Image of Kimberlé Crenshaw with explanation of intersectionality as a framework for understanding the ways that identities compound to create unique experiences.Intersectionality is a way of looking at history and modern society that acknowledges that:

  • each person has a unique combination of identities,
  • these identities result in structural and interpersonal advantages and hardships, and
  • these advantages and hardships impact both our access to opportunity and our ability to take advantage of it.

These identities can include things like:

  • Race (and perceived race)
  • Gender (and perceived gender)
  • Economic background
  • Disability (visible and invisible)
  • Education
  • Religion
  • Sexual orientation
  • Age
  • Nationality

It’s all a mix

Another important point is that everyone has a mix of advantages and disadvantages. An upper middle-class black woman with a PhD. from Harvard is going to have better job prospects than a working class white guy who has a GED, but she’s still got to deal with rape culture and is 2.8x more likely to get killed by police than he is.

In her own words…

Kimberlé Crenshaw first coined the term “intersectionality” in 1989. Here is her TED talk on the subject from 2016.

What do we do with this?

The point of all this is simple: we are all one species and no human life is worth more than any other.

This means we have to stop thinking of ourselves as being on different teams and start standing up for one another; but that starts with awareness.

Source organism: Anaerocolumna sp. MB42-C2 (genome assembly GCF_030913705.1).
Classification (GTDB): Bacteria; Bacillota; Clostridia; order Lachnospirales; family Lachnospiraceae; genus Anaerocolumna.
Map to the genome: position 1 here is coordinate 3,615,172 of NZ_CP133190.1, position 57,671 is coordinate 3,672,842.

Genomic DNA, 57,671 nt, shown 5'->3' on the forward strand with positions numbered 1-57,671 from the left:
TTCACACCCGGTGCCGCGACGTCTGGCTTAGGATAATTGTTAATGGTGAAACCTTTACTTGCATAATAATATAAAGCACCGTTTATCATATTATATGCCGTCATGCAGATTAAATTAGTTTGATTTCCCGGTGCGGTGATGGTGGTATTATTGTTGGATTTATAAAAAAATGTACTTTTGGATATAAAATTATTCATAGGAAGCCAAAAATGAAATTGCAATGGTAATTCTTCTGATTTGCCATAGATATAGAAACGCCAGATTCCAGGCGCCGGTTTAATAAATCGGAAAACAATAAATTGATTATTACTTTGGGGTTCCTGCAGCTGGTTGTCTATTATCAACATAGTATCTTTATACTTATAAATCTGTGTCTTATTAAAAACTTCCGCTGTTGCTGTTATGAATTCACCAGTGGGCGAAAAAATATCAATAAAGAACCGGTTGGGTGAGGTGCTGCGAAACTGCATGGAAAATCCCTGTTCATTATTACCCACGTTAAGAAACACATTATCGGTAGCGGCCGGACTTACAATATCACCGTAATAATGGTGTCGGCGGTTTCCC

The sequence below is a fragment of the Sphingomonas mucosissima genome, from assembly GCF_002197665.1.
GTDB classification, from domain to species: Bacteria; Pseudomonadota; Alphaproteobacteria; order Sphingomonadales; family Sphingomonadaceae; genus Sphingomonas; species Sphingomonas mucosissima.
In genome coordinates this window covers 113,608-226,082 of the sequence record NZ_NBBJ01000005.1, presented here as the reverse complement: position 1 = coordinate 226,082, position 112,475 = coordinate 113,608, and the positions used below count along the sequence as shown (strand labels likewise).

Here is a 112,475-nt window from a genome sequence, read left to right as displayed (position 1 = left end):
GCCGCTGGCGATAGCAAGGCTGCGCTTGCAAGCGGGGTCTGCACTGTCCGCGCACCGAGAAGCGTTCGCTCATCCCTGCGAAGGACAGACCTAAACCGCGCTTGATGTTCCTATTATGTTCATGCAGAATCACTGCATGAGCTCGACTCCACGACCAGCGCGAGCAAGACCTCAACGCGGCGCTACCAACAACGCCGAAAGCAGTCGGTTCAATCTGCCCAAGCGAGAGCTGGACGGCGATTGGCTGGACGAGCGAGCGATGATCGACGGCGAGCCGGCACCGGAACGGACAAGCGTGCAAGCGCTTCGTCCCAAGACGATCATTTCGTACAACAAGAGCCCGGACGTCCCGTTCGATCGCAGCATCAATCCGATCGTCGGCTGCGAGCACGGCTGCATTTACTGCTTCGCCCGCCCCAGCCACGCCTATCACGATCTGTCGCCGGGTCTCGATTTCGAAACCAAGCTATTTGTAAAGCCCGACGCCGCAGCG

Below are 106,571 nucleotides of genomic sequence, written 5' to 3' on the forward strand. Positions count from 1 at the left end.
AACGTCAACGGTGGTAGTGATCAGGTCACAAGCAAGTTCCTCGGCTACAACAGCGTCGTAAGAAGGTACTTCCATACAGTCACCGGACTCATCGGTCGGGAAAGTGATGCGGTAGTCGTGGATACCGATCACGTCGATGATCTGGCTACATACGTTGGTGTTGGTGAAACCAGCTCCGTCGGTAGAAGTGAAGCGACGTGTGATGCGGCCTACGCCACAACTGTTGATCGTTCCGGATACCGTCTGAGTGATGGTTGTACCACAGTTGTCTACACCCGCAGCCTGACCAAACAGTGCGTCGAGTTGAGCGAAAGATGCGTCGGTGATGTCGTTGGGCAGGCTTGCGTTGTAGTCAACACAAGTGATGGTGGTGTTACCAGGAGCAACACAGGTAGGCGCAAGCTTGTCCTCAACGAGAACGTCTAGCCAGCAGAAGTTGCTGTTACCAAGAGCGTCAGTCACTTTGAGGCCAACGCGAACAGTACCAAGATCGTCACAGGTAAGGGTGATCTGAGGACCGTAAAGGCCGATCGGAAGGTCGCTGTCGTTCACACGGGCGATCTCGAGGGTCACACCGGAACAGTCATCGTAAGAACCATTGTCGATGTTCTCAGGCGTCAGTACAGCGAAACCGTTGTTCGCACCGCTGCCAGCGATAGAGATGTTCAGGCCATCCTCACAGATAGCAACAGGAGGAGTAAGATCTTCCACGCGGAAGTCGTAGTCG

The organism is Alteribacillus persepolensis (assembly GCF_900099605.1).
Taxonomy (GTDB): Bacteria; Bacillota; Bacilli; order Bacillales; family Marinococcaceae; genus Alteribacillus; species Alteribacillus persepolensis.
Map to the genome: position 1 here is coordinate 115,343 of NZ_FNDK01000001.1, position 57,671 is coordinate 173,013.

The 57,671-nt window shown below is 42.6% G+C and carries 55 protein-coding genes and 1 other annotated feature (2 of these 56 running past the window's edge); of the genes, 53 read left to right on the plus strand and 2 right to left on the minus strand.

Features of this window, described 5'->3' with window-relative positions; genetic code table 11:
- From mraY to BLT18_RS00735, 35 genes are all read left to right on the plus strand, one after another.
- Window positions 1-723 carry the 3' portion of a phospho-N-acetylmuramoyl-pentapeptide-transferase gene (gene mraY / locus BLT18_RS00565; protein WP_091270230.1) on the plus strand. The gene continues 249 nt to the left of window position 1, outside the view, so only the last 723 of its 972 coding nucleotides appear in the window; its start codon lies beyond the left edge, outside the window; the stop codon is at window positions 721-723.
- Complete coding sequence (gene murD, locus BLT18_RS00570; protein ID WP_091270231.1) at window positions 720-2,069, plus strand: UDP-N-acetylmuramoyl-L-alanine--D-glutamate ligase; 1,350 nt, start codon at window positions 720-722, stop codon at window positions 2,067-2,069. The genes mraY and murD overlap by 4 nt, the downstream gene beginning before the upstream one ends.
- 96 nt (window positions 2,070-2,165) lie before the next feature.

Try asking yourself these questions:

  • Who listens to me and takes my opinion and needs into consideration? Who doesn’t? Why? Who do they listen to?
  • Who has more power than I do? Who has less? How can I use the power society gives me to make life better for people who have less of that kind of power?
  • When was the last time I really listened to someone who has less power than I do? What did I learn?
  • What parts of this make me uncomfortable? Why?

The goal is to get to a world where everyone gets the same basic social support from their fellow human beings. No human being should ever have to live without:

  • Breathable air
  • Drinkable water
  • A safe place to live
  • Food that is culturally and nutritionally appropriate
  • Clothing that is culturally and environmentally appropriate
  • Medical care, including mental health and reproductive health
  • An education that fits their individual needs as a learner

It should not be a politically controversial statement to say that all human beings are worthy of care. We can disagree about how we get to this world; but the time has come for us to come together around advocating for this basic standard of living for everyone.

Emotional Labor

Writing songs, speeches, and essays, researching and synthesizing information, and organizing and performing at protests are all emotional labor. Please consider making a contribution to my work.


%d bloggers like this: